Platt Perspective on Business and Technology

YouTube marketing 7 – you’ve gone viral; now what?

Posted in Web 2.0 marketing by Timothy Platt on November 6, 2012

This is my seventh installment in a best practices series for developing more effective YouTube and similar video clip marketing campaigns (see Web 2.0 Marketing, postings 64-69 for Parts 1-6.) I began this series with a brief but focused discussion of some of the key factors that you need to take into account when developing a marketing message, and video marketing in particular that is more likely to catch public attention. My goal in this series up to here has been to help you increase your chances that your marketing reach from your videos will expand by word of mouth and consumer to consumer link sharing. And ideally this reaches a tipping point where your message goes viral and reaches a very wide audience. This posting begins at that point and with a very simple question: what comes next?

And I turn to the basics and by that I mean the very, very basics as I begin addressing that question, and to lessons learned from the first dot-com bubble. The first-round online business startups that got caught up in that made a lot of mistakes, some of which I have already discussed in the course of writing this blog (see, for example my Startups and Early Stage Businesses directory and also see Business Strategy and Operations and its Part 2 continuation page.) Many, for example, tried launching without a clearly defined business plan or business model, and many were hobbled by lack of any real management or leadership experience and from lack of effective strategic planning. But essentially all of these business failures held at least one very significant self-imposed challenge in common. They all simply assumed that site visitor counts and counts of “sticky eyeballs” could be equated and directly so with monetizable value and with market strength and business value. Then the bubble burst.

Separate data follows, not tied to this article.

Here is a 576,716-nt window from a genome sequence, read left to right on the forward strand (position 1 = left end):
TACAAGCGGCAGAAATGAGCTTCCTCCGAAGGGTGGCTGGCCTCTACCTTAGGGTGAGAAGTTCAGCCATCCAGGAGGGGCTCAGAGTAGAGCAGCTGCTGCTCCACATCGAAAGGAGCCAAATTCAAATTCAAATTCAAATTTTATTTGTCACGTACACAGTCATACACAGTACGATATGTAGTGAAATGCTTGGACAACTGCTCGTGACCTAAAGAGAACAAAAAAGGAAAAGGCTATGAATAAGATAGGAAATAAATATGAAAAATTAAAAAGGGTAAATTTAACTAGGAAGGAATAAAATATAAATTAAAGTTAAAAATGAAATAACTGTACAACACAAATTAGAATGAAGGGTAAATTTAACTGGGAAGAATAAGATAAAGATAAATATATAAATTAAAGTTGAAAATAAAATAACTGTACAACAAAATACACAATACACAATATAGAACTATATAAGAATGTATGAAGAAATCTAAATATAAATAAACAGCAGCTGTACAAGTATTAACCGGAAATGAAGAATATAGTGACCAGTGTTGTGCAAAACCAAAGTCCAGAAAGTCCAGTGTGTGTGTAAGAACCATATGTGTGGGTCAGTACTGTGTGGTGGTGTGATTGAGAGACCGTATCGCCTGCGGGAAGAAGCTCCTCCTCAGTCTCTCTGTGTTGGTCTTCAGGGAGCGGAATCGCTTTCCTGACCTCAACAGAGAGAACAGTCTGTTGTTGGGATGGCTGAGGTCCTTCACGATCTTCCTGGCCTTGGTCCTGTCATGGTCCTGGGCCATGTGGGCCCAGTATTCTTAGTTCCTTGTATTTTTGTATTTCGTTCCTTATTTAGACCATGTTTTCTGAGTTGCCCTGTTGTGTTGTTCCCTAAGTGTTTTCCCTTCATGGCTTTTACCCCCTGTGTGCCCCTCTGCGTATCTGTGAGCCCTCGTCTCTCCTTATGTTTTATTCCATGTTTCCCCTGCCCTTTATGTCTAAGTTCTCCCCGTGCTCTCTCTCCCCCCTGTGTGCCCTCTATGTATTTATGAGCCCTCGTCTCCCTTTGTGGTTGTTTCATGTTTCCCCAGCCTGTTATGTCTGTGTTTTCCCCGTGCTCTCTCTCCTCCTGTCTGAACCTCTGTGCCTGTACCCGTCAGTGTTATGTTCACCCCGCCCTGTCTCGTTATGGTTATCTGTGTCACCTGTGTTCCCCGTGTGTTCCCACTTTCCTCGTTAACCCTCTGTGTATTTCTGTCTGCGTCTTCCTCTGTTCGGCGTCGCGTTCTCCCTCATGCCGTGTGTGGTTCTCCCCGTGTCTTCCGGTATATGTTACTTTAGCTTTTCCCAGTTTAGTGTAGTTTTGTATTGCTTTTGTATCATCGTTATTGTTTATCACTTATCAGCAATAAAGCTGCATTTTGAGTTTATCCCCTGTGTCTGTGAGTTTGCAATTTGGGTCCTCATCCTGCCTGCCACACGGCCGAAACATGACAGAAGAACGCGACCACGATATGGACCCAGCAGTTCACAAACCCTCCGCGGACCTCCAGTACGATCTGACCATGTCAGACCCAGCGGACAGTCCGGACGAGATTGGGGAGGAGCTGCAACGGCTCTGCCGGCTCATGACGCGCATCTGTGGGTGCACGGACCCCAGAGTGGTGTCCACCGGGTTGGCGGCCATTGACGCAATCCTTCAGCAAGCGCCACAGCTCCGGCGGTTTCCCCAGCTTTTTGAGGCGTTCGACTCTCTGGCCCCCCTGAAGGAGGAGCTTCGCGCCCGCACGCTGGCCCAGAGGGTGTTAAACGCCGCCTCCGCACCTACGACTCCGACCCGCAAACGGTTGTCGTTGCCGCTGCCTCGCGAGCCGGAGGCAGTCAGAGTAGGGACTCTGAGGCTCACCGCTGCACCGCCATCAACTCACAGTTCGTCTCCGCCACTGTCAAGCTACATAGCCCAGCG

• You have produced a video marketing message for one of your marketing campaigns and you have posted it to YouTube and people started viewing it. You embedded it on a prominent page of your web site and used social media to help people find it, and they really began to – and to share links to it with their friends – and this spread and your message went viral. So you have a lot of viewers. What now?
• Viewers who do not themselves connect with your business and do business with you can still be of real value to you and your business if they help you connect with others who do.
• For longer-term value, word of mouth-spread recognition concerning your business, and with favorable impressions shared can help boost the reach and visibility, and recognizability of your brand and this can lead to long-term value.
• But ultimately, and from a business marketing perspective, the viewers who really count here in determining the effectiveness of this marketing campaign are the ones who follow through on viewing your video to actually doing business with you and making completed purchases.

When a marketing video goes viral, it captures the attention of a very wide audience, only part of which would fit the demographics of people who would fit your targeted marketing profiles as likely customers. That might very well mean capturing business from unexpected directions – and you do want to identify when that happens so you can revaluate and refine your understanding of what your real markets are. But you do want to include in your video message a hook that can help both you and your potential customer connect.

• You can, for example, offer a brief and easy to remember code word as a discount or special offer code, and then include a field on your online sales transaction forms for entering it. This both tells you which of your customers have come to you from the marketing video, and it incentivizes them to do so.
• And, of course, if you have phone-in purchasing order capabilities and/or phone-based customer support for consumers who have pre-purchase questions, your phone representatives would be prepared to capture this information and enter it into their transaction process screens too, and repeat the message from that video about any savings or other incentives offered.

The idea here is to not simply collect viewers, but rather to convert their viewings into increased sales, and both for overall numbers and by increasing demographic reach – by expanding your effective potential target market. That means systematically developing operational processes for both better understanding who is reaching out to you, and for completing transactions coming from a wider market than you have initially assumed. I am going to look into that in my next series installment. Meanwhile, you can find this and related postings at Web 2.0 Marketing.

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